A column in today's New York Times, headlined "Cancer: Fighting Words," revisits the topic of combat metaphors about people with cancer, as in saying that they are fighting, or battling an invader.
The author, Daniel Menaker, a recurrent cancer patient, says he supports "the demilitarization of cancer talk." He says it seems "more calming, less victimizing," to think of the disease as a problem to be worked on. He says that by putting the disease into the context of a fight, those who die might be considered losers, and he quotes a blogger who asked, "Does it mean that if I croak it's my fault?"
On the other hand, Menaker writes that he understands how it got this way – cancer does invade different parts of the body while other diseases stand still. And he gets that warfare language helps provide motivation for the task ahead.
He reasonably suggests that there is room for looking at it both ways, but falls short in suggesting "a rational, problem-solving approach" in public discourse and a martial attitude in more private or interior contexts.
His proposed segregation of attitudes doesn't work for me.
When I was battling for my life, according to this author I should have said I had "a problem" while being quiet about my knowledge that an "invader" (a military term) was seriously threatening me.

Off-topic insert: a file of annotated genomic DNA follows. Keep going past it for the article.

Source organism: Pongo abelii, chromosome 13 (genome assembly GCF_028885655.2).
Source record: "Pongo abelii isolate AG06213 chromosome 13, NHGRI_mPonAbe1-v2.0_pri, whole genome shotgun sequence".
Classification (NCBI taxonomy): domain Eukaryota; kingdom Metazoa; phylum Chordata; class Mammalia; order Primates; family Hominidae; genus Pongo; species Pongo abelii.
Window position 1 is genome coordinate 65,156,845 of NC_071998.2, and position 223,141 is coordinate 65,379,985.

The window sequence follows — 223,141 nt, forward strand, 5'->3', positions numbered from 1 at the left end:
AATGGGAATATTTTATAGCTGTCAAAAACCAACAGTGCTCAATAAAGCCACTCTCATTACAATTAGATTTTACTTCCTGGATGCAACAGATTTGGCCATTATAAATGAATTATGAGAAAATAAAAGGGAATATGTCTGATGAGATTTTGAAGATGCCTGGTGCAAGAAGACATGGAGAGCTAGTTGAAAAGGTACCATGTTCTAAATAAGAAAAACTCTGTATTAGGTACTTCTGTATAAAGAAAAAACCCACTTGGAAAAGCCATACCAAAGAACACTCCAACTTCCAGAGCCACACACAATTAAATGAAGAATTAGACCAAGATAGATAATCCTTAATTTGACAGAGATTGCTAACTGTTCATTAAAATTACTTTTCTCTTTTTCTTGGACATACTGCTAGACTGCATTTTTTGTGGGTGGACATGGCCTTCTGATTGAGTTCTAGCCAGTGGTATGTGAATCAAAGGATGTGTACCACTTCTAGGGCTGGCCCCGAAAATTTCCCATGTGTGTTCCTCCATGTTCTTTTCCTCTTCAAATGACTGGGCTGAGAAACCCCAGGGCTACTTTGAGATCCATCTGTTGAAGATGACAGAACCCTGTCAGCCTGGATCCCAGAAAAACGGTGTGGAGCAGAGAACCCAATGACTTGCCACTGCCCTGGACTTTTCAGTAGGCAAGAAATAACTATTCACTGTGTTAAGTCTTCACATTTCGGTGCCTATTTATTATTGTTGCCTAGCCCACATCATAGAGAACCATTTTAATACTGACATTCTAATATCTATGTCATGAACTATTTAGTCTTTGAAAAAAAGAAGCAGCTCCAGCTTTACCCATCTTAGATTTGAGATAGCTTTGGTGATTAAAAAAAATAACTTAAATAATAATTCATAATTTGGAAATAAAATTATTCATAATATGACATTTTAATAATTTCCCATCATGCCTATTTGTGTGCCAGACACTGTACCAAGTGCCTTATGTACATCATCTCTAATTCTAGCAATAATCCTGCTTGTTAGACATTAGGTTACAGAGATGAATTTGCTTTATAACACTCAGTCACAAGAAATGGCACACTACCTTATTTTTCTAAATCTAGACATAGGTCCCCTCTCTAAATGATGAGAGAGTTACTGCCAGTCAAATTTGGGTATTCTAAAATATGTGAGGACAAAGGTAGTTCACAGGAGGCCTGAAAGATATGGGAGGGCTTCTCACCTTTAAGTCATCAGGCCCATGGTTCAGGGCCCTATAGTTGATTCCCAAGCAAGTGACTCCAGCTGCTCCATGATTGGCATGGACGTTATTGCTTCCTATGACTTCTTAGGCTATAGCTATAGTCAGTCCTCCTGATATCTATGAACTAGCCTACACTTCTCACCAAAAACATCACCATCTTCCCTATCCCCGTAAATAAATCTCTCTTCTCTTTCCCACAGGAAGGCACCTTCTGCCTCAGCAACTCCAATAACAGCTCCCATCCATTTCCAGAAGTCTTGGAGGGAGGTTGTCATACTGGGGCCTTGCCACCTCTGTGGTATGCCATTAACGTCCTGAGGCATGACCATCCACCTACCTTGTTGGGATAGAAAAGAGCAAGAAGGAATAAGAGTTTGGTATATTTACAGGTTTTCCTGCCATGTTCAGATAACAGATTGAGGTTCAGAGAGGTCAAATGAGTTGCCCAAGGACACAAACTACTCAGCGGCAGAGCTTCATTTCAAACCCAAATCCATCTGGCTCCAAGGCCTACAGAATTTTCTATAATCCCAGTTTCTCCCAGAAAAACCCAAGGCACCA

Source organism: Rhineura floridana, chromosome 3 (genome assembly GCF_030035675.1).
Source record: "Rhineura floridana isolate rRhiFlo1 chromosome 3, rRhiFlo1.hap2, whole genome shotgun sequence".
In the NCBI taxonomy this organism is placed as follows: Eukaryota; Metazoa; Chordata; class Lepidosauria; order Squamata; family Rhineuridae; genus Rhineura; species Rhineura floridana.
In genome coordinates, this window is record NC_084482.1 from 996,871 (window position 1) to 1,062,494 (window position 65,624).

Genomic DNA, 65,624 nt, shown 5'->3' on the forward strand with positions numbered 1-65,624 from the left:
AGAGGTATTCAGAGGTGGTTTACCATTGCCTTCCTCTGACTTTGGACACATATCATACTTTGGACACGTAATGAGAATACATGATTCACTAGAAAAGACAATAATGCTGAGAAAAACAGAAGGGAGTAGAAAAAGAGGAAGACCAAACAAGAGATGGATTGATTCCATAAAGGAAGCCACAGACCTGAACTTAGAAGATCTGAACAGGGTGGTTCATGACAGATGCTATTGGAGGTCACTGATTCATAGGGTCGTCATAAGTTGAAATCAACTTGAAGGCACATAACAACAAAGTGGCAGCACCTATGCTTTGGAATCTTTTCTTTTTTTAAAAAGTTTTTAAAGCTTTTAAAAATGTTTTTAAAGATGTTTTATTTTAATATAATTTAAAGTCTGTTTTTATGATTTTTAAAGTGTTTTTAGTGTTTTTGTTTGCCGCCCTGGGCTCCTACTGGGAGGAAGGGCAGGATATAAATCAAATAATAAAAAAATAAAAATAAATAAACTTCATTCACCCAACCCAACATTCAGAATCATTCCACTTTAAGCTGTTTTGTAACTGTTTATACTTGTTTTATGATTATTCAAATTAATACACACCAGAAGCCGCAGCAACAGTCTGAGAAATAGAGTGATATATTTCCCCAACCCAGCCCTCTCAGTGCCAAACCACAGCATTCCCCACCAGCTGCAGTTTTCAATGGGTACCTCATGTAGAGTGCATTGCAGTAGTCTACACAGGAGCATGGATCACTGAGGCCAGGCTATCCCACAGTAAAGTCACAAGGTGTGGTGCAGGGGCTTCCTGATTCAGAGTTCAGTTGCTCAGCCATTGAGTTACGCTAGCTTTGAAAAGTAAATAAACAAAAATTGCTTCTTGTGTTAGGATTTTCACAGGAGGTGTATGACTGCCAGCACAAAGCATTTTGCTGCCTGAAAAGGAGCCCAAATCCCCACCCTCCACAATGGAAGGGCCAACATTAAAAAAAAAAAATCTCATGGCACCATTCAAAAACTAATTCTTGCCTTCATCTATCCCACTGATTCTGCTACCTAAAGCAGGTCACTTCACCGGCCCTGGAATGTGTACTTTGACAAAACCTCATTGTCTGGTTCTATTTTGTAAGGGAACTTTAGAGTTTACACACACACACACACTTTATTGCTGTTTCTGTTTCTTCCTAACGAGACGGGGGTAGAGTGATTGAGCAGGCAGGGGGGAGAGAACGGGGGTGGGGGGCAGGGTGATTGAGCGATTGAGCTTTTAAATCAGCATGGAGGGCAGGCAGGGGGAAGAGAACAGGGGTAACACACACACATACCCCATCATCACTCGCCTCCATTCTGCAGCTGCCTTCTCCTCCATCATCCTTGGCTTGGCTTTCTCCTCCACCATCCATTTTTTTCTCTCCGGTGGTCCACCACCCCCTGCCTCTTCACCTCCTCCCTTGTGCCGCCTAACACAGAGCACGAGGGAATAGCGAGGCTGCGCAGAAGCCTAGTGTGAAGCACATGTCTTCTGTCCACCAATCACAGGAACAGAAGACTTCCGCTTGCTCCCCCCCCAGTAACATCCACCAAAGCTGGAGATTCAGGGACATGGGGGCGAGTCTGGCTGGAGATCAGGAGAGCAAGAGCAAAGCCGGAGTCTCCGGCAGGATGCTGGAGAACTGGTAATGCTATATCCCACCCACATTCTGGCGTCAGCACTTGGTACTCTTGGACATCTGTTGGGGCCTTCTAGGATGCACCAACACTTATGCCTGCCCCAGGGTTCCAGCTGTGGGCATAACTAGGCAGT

It was more than a problem. I wasn't dealing with leukemia the way I dealt with my foot problems.
I do think that in using warfare terminology, people need to be more clear that a patient is a not loser when treatment fails.
Also, most everyone talks about the need for a positive attitude, but some go overboard on this. Of course a positive attitude helps, but if you don't have it every day, or if cancer gets the upper hand, does this mean you haven't been cheerful or strong enough?
I think often about my beautiful friend Ann, who died of lung cancer in her 40s and who was one of the most positive, cheerful people I ever knew. Sure she complained about things, but she was just naturally an "up" person.
When I hear this garbage about "positive attitude or else," or detect an implication that death means not having fought hard enough, I think of Ann and know that's not how it works.
She survived much longer than expected, and even on days when she felt sick, if you asked her how she was, she'd say, "Good." She'd lengthen out the word on bad days, but that was the only sign she often gave.
So yes, modify fighting metaphors when appropriate, and leave room for people who prefer a problem-solving approach, but don't tell cancer patients to talk openly about their "problem" while whispering about their fight.
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